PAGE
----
In this respect, the carrier and system of the present invention substantially departs from pre-existing designs of the prior art, and in so doing provides the user with a means for accomplishing all of the above tasks in a single unit, which unit is designed to rest close to the computer with which the unit coacts, and which unit has pockets for holding computer associated equipment during travel, and storing excess cords and connectors while in use By using the invention disclosed herein, the user thereby gains the highly desirable abilities to move a computer quickly and efficiently, to set up and maintain a computer with minimum disarray and confusion, and to reduce the risk of damage or loss of components which might make the computer inoperable.

DISCLOSURE OF INVENTION SUMMARY OF THE INVENTION

The present invention overcomes the problems and disadvantages of the prior art by allowing users to carry all computer associated equipment in a single container, or "encapsulated" unit, and deploy the associated equipment quickly and efficiently, in an orderly and organized configuration, and maintain order among such equipment, with minimum risk of loss or damage. These benefits are afforded the user of the present invention throughout all phases of use, i.e., while traveling with a computer, while packing of the computer and associated equipment for travel and unpacking at a new location, and while working on the computer.

Specifically, the new organizing device and system of the present invention comprises, in one preferred embodiment, a flexible, strong, resilient fabric pack, to which are attached pockets, with closures, and separate outlets or apertures from such pockets, such outlets sometimes called herein individually a "cord channel," and collectively "cord channels," through which outlets or apertures the cords and other connectors utilized in running the computer may exit. The pockets in such preferred embodiment are designed to hold each component necessary to computer operation, each pocket being sized to hold a separate component of standard size. For example, the pocket intended to hold a computer "mouse" is formed just large enough to hold a mouse of standard size. The means of attachment is by sewing, in one preferred embodiment, but the attachment of pockets may utilize any means commonly found in the construction of backpacks and luggage.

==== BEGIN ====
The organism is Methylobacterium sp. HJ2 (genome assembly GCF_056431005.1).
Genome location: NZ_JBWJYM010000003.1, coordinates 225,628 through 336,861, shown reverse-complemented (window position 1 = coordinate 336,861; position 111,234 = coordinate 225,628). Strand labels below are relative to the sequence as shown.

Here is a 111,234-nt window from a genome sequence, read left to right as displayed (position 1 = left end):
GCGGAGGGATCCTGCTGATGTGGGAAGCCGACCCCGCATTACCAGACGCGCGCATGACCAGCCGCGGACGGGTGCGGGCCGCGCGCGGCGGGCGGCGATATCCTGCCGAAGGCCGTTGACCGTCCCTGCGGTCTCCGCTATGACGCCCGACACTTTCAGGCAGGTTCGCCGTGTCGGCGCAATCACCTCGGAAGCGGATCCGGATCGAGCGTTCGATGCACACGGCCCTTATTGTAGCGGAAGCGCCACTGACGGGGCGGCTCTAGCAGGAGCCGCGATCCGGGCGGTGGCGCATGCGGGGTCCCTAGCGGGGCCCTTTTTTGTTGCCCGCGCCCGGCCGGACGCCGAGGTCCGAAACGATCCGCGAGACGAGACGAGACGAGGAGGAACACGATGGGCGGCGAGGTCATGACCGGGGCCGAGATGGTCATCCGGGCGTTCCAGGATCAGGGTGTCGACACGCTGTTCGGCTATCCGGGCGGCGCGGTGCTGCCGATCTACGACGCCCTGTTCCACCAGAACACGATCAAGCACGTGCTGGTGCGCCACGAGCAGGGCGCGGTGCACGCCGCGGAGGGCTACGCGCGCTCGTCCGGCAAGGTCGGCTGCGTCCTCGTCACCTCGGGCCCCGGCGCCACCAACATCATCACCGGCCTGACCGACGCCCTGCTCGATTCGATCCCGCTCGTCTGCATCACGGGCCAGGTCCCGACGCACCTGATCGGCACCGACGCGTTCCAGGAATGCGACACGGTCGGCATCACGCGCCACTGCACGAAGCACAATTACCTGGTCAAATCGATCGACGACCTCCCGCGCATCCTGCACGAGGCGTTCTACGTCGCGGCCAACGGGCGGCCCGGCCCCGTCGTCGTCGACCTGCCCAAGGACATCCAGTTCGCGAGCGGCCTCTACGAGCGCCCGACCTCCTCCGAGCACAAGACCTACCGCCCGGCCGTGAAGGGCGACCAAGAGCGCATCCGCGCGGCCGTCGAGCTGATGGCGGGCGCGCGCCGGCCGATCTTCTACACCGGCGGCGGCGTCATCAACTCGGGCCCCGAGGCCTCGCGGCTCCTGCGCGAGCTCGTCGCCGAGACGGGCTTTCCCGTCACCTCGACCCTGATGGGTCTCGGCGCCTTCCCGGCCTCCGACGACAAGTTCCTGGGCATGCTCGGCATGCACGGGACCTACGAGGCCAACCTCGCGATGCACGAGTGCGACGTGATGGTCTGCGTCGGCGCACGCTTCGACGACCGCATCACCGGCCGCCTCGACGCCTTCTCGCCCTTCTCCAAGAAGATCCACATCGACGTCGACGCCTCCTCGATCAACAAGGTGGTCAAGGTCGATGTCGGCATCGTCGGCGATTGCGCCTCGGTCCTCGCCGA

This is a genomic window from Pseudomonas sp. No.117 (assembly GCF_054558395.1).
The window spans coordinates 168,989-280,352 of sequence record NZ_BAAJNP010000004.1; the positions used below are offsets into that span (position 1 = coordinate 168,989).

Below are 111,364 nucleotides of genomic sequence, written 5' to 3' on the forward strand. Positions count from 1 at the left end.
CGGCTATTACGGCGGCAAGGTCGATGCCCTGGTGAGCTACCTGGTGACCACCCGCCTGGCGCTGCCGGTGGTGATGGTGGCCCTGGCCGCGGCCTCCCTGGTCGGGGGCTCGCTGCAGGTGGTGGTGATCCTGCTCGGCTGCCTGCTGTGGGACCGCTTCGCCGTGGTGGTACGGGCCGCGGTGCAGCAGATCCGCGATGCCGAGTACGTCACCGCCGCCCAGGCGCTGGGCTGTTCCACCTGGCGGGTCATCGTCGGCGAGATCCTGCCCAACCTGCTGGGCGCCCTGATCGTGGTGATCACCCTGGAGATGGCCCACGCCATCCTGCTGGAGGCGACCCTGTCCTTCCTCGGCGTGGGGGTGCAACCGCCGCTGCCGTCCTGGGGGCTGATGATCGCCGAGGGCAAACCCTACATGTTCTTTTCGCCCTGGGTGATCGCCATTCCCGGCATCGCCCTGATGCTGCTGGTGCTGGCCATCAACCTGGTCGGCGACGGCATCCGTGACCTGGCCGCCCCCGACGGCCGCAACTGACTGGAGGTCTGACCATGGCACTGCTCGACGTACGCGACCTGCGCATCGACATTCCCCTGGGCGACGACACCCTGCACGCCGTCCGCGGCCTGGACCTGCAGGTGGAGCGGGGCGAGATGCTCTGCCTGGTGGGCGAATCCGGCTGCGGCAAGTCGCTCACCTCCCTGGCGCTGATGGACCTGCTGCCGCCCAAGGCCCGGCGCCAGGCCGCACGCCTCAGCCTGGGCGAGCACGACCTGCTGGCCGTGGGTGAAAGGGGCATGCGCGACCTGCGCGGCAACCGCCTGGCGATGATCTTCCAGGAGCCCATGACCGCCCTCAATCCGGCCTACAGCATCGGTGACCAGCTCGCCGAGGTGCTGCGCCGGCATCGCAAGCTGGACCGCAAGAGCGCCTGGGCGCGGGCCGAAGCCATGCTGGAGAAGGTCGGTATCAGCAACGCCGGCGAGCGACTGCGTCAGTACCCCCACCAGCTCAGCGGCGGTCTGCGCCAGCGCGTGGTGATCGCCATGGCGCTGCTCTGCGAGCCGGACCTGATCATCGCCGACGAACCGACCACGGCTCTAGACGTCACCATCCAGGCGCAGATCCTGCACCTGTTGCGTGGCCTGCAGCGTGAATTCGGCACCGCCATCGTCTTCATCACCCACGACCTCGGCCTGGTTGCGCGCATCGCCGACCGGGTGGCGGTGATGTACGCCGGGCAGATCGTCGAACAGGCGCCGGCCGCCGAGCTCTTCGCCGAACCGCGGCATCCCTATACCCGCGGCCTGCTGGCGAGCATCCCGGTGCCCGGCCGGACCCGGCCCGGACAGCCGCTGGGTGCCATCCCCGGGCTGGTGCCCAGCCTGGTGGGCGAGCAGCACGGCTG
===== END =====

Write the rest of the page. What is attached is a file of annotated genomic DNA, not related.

The pack of the present invention, in one preferred embodiment, may be folded approximately in half, and secured in such position by zippers, buttons or other fasteners, thereby creating a fully closed bag, with a spine created along the fold line. However, the pack of the present invention may also be only partially closed, or left open entirely, thereby allowing cords or connectors to extend from the bag toward a computer, wall outlet, or telephone jack. While a preferred embodiment of the present invention is formed of flexible fabric, the idea embodied is not so omitted. For instance, the pack may also be formed of metal or other hard material.

The pack of the present invention, in one preferred embodiment, is sized so that it may, when folded approximately in half, be placed within one compartment of a laptop computer carrying case or bag of standard size. As a result, a user may retract all the cords and connectors associated with a single computer into the pack, fold the pack into its closed position, and conveniently slip the pack into one computer carrying case compartment. Since the pack of the present invention, in one preferred embodiment, is formed from flexible fabric, the pack as a whole may give a bit to fit within a computer case compartment if the compartment is somewhat irregularly shaped, or even if the compartment is slightly smaller than the fully extended dimensions of the pack. Moreover, the pack of the present invention, in one preferred embodiment, may be formed by attaching two flexible layers of fabric to each other so as to leave a space therebetween. Within such space may be fitted additional padding, which may serve to provide additional protection for the more fragile components held in the pack while traveling.

The pockets of the present invention are organized and positioned on the main body of the pack so as to result in a compact arrangement of pockets, within which some or all components necessary to computer operation may be placed. The position, size and spacing of pockets allows each component to ride within the bag formed when the invention is closed without positioning the components so as to increase the overall thickness of the bag. Thus, when the invention, in one preferred embodiment, is in its folded configuration, the computer "mouse" is placed along one edge of the resulting bag, directly inside a zipper holding the bag closed, while the power converter is placed in the middle of the bag. In such configuration, the mouse and power converter sit beside each other, rather than on top of one another, thus reducing the thickness of the bag overall.

The pockets of the present invention are positioned, sized and spaced to allow each component to reside as close as possible to the computer, with the cable or connector of each component arranged to lead conveniently through the cord channel, if any, of the pocket holding that component. The arrangement of cord channels from each pocket directs the cord or connector of each component toward one side of the pack or the other, approximately at the center fold line of the pack. Moreover, the ends of cords or connectors which are intended to attach to the computer are directed by the cord channels of their respective pockets to lead to one side of the invention, while the ends of cords or connectors which are intended to run to a wall power outlet or telephone jack are directed by the cord channels of their respective pockets to lead to the other side of the invention, or are simply allowed to exit the pack without passing through a cord channel.